Helping Herpetofauna in the Long Point World Biosphere Reserve and the Clayoquot Sound UNESCO Biosphere Reserve
– Submitted by the Association of Wetland Stewards for Clayoquot and Barkley Sounds
The Long Point World Biosphere Reserve, situated on the north shore of Lake Erie, has several things in common with the Clayoquot Sound UNESCO Biosphere Reserve. Both are located in remarkable ecosystems and encompass long uninterrupted beaches, sand dunes, wet meadows, woodlands, marshes, streams and shallow protected bays. Their diverse habitats provide world-renowned refuges and stopovers for migrating birds in fall and spring. Another thing they have in common is a problem. Large numbers of herpetofauna are killed on the main access roads travelled to reach each of these Biosphere Reserves.
A 3.6-km two-laned paved causeway joins the mainland to the Long Point sand spit that juts into Lake Erie. The causeway, first built in 1926, fragments what was once continuous wetland habitat, in an incredibly productive area. Consequently, the causeway takes its toll on hundreds to thousands of frogs, turtles, and snakes trying to cross it each year.
A 32-km two-laned paved highway crosses the coastal flats and leads people to Tofino at the heart of the Clayoquot Sound UNESCO Biosphere Reserve. Highway 4 separates lush forest and wetland habitats that frogs and salamanders move between seasonally. The death toll on it also ranges in the hundreds to thousands each year, most of it occurring in a 1.6-km section 500 m from a 4-ha wetland.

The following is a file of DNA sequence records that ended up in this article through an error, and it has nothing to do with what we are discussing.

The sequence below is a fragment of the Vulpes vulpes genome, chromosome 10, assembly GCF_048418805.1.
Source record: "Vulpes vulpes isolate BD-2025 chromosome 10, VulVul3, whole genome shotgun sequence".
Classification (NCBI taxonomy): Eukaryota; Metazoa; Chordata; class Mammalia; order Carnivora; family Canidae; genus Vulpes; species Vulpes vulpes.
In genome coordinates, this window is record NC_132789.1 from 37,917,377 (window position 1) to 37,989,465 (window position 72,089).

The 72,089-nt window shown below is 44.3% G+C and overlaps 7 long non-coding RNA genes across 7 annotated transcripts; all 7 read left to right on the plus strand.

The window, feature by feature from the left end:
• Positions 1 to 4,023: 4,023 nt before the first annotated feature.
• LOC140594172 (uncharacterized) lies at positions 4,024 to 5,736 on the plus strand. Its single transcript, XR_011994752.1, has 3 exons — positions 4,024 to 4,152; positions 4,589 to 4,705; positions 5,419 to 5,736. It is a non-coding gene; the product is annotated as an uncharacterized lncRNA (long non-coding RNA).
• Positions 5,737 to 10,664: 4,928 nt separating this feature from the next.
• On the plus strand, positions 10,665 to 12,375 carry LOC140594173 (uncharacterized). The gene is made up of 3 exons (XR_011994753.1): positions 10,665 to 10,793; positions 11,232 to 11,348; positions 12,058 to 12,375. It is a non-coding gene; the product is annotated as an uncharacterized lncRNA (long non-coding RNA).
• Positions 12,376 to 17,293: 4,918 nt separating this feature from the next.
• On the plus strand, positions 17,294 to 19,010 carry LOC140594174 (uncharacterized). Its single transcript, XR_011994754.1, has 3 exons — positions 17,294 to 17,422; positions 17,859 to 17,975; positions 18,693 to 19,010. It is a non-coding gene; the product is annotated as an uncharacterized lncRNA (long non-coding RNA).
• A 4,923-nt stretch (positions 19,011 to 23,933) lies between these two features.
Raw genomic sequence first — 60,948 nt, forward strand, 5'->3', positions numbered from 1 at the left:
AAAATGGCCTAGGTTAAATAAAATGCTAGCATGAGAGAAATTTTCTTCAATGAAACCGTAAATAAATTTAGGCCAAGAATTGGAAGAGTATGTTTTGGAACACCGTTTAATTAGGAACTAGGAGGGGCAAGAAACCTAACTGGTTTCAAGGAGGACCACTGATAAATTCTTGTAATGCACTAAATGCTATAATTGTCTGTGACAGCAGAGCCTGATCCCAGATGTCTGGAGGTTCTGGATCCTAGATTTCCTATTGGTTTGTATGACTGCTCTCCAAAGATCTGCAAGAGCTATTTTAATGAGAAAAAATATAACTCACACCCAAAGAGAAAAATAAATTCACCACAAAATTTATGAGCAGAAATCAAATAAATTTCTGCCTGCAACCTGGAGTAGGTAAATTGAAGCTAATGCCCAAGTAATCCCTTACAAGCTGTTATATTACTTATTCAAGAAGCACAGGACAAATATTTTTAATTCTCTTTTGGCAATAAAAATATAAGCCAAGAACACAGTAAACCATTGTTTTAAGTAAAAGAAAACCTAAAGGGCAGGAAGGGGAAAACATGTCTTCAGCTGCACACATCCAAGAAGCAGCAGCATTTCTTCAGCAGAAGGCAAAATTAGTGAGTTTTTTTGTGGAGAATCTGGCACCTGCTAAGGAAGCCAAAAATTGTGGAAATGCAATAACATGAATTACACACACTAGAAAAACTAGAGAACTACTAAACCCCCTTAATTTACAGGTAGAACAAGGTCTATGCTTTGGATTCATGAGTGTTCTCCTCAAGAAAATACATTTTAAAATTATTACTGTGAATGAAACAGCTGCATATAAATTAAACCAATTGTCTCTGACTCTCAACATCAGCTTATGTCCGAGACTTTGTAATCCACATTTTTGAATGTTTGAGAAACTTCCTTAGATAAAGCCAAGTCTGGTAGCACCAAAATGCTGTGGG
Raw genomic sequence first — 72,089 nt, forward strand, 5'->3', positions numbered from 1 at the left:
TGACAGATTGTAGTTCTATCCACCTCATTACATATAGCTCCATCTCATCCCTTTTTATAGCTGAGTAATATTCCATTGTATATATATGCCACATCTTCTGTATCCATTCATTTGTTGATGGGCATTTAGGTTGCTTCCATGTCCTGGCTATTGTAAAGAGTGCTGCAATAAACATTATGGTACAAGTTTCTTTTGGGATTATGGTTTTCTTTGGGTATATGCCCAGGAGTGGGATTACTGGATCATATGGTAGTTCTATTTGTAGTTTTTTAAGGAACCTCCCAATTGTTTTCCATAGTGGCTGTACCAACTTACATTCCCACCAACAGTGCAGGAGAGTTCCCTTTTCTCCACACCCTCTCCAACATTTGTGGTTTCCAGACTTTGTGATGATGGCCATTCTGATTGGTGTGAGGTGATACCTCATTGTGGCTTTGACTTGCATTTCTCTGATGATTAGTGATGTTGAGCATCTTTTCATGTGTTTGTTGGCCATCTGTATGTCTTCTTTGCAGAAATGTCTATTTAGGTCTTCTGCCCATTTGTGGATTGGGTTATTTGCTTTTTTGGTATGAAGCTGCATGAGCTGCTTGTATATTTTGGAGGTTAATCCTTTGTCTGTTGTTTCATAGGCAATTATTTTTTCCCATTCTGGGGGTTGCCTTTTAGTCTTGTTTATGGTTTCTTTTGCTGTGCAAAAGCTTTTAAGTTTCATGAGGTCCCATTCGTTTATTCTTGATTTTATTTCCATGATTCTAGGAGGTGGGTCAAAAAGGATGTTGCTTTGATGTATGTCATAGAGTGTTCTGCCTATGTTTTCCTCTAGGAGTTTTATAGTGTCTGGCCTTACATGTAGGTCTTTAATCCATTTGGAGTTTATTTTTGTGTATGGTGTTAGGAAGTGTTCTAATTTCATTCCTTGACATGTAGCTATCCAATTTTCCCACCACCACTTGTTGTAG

With similar mandates to conserve biodiversity and promote sustainability within their Biosphere Reserves, both the Long Point World Biosphere Reserve Foundation and the Clayoquot Biosphere Trust are involved in helping to find solutions that will reduce roadkill and reconnect habitats across their roads. The Long Point World Biosphere Reserve Foundation is coordinating a multi-partnered Long Point Causeway Improvement Project that, among other things, aims to provide passageways that will give wildlife the opportunity to move safely under the Causeway. The Clayoquot Biosphere Trust is helping the Association of Wetland Stewards for Clayoquot and Barkley Sounds reach a similar goal on Highway 4. The Wetland Stewards just installed an experimental amphibian passageway in collaboration with the BC Ministry of Transportation and Infrastructure, last spring.
Barb Beasley, Chair of the Association of Wetland Stewards for Clayoquot and Barkley Sounds traveled to Long Point to meet with Rick Levick, Coordinator of the Long Point Causeway Improvement Project in November. They spent an afternoon comparing notes about each other’s projects. Here’s a summary of some of the things they shared.
Learning where species are being killed:
Both projects involve extensive surveys of the highway to find out where animals are most often killed. Surveyors clad in safety vests walk slowly, recording the location, species, age and sex of each animal, alive or dead on the road. Live animals are coaxed off the road and dead ones are removed so that they won’t get counted twice. Consistent protocols have been used at each site over time. Long Point has the longer time period covered – the first surveys there were done in the late 1970’s. The Clayoquot counts began in 2001. The results of these surveys help to pinpoint where to install mitigation structures.
Number of herpetofauna species killed:
Clayoquot has seven species – two frogs, four salamanders and one snake. Long Point has 17 species – seven frogs, five turtles and five snakes! There simply are a lot more species of turtles and snakes living in the warmer, drier climate of Ontario than along the wet coast of B.C.
Several of the species killed on Long Point’s causeway are listed as species at risk. Only one of Clayoquot’s species is listed.
Type of species most often killed on the road:
Frogs are killed most frequently in both places. In Clayoquot, the Red-legged Frog (Rana aurora) tops the charts, at Long Point it is the Northern Leopard Frog (Lithobates pipiens).